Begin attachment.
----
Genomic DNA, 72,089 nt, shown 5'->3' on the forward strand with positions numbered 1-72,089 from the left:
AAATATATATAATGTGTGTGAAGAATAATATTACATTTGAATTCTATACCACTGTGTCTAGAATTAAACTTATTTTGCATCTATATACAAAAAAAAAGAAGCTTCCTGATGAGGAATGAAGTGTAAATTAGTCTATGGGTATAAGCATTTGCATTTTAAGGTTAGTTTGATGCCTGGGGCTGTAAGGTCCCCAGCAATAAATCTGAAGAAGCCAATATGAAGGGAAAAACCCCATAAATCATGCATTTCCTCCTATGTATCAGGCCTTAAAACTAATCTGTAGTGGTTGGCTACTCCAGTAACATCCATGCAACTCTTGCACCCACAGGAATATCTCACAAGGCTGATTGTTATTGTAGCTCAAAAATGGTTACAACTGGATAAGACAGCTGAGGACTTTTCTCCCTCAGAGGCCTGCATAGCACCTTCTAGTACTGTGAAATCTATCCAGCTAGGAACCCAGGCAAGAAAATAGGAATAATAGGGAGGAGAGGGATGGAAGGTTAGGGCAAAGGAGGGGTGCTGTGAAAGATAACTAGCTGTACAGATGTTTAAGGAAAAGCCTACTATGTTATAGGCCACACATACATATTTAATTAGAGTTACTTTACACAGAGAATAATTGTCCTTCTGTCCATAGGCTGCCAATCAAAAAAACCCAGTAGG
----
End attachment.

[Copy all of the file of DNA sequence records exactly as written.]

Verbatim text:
Genomic DNA, 72,089 nt, shown 5'->3' on the forward strand with positions numbered 1-72,089 from the left:
AAATATATATAATGTGTGTGAAGAATAATATTACATTTGAATTCTATACCACTGTGTCTAGAATTAAACTTATTTTGCATCTATATACAAAAAAAAAGAAGCTTCCTGATGAGGAATGAAGTGTAAATTAGTCTATGGGTATAAGCATTTGCATTTTAAGGTTAGTTTGATGCCTGGGGCTGTAAGGTCCCCAGCAATAAATCTGAAGAAGCCAATATGAAGGGAAAAACCCCATAAATCATGCATTTCCTCCTATGTATCAGGCCTTAAAACTAATCTGTAGTGGTTGGCTACTCCAGTAACATCCATGCAACTCTTGCACCCACAGGAATATCTCACAAGGCTGATTGTTATTGTAGCTCAAAAATGGTTACAACTGGATAAGACAGCTGAGGACTTTTCTCCCTCAGAGGCCTGCATAGCACCTTCTAGTACTGTGAAATCTATCCAGCTAGGAACCCAGGCAAGAAAATAGGAATAATAGGGAGGAGAGGGATGGAAGGTTAGGGCAAAGGAGGGGTGCTGTGAAAGATAACTAGCTGTACAGATGTTTAAGGAAAAGCCTACTATGTTATAGGCCACACATACATATTTAATTAGAGTTACTTTACACAGAGAATAATTGTCCTTCTGTCCATAGGCTGCCAATCAAAAAAACCCAGTAGG